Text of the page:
Another book that I read recently is Getting Things Done by David Allen. It is a productivity classic.
The basic idea is he sets up a system where you make a decision on everything that comes to your attention, prefereably within a couple of seconds. You should never let things pile up. He recommends taking some time once a week to get through any piles of stuff you have. Part of his consulting work involves helping people going through stuff that had been piling up for years.
The summaries on those links above are pretty good, so I won’t talk too much about the book.
Here are a few interesting quotes from the book:
Chaper 7, page 168: He talks about making lists. “You may also be surprised to find that some of the things you write on the list will actually come to pass, almost without your making any conscious effort to make them happen. If you acknowledge the power of the imagination to foster changes in perception and performance, it’s easy to see how having a “Someday/Maybe” list out in front of your conscious mind could potentially add many wonderful adventures to your life and work.” That sounds a bit woo-ish.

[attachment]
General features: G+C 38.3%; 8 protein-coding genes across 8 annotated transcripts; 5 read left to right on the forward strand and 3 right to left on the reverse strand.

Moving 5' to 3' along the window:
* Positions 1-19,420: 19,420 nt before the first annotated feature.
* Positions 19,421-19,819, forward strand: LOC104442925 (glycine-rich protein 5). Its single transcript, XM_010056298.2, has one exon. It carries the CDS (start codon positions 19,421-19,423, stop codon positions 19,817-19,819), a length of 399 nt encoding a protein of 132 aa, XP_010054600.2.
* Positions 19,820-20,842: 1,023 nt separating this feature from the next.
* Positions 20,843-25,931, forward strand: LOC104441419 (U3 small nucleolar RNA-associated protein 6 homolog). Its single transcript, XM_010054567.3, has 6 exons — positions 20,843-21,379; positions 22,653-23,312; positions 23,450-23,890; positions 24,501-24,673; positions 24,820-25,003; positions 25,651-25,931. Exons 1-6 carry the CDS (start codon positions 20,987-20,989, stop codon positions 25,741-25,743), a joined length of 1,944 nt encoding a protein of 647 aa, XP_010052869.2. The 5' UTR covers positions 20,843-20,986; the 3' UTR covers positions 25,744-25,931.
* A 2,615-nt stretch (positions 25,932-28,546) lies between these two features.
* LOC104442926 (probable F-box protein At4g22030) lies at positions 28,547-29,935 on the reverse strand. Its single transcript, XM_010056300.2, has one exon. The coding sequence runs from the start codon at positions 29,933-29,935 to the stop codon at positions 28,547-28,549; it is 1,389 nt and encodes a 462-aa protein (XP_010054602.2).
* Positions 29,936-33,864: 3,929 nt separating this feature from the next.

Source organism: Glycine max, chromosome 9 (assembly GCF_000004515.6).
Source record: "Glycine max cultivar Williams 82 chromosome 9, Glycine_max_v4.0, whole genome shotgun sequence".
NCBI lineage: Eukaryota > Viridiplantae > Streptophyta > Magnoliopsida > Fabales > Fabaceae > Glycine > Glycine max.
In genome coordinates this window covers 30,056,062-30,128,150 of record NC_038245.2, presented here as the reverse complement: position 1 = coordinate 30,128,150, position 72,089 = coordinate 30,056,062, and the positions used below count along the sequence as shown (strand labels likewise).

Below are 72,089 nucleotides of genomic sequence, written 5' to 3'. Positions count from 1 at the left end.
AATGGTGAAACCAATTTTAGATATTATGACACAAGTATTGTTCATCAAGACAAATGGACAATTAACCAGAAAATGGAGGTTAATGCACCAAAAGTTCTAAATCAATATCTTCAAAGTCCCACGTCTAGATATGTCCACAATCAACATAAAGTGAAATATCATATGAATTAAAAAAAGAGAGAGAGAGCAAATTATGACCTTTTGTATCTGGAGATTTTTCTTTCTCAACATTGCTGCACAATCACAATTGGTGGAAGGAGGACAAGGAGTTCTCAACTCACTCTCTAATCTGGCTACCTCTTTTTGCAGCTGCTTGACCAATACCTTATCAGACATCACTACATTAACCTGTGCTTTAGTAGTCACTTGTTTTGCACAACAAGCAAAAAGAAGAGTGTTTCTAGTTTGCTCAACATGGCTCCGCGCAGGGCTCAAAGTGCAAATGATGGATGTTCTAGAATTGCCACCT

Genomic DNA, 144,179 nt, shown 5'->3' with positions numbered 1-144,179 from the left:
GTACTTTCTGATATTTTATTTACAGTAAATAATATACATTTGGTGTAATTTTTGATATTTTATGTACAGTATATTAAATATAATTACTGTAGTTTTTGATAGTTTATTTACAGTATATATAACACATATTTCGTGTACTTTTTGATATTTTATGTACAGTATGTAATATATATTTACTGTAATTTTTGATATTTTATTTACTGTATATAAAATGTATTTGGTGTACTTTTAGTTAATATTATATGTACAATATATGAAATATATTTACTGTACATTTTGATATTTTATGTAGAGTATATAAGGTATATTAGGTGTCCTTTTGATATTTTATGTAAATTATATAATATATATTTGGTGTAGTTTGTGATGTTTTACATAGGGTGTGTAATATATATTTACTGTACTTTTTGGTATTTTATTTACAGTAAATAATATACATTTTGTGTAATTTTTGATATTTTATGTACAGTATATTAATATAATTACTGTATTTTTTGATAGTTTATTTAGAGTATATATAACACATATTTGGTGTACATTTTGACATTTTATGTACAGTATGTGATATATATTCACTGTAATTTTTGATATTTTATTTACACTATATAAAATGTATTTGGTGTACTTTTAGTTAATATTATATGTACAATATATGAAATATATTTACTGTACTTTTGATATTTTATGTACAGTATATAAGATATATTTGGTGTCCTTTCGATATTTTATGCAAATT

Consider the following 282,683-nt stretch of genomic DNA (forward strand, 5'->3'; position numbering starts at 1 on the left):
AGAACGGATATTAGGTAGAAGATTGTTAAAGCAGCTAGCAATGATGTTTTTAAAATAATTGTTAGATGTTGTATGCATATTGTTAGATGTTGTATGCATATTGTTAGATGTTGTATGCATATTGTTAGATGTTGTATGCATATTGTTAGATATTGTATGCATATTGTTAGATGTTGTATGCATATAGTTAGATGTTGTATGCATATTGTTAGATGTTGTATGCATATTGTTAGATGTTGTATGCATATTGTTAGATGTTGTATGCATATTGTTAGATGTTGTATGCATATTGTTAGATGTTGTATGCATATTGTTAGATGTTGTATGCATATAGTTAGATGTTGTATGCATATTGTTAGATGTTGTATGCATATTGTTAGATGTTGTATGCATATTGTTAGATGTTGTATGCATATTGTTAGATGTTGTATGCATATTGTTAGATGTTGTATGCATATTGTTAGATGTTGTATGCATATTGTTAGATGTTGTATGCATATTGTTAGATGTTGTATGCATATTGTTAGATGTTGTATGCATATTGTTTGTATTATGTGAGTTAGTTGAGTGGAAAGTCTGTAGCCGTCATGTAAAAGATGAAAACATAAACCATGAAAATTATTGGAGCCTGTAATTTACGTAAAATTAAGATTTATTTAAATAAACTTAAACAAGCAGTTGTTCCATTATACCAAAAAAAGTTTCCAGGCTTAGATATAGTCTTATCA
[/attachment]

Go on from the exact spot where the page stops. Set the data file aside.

page 178: “The degree to which any of us needs to maintain checklists and external controls is directly related to our unfamiliarity with the are of responsibility…. Many times you’ll want some sort of checklist to help you maintain a focus until you’re more familiar with what you’re doing.” It is interesting that he thinks you should use checklists for things you are not familiar with. This goes against The Checklist Manifesto, which stated you could/should use checklists for routine tasks.
page 179: “Be open to creating any kind of checklist as the urge strikes you….Making lists, ad hoc, as they occur to you, is one of the most powerful yet subtlest and simplest procedures that you can install in your life….Get comfortable with checklists, both ad hoc and more permanent. Be ready to create and eliminate them as required. Appropriately used, they can be a tremendous asset in personal productivity.”
Page 189: Quote from David Kekich: Thinking is the very essence of, and the most difficult thing to do in, business and in life. Empire builders spend hour-after-hour on mental work… while others party. If you’re not consciously aware of putting forth the effort to exert self-guided integrated thinking…then you’re giving in to laziness and no longer control your life.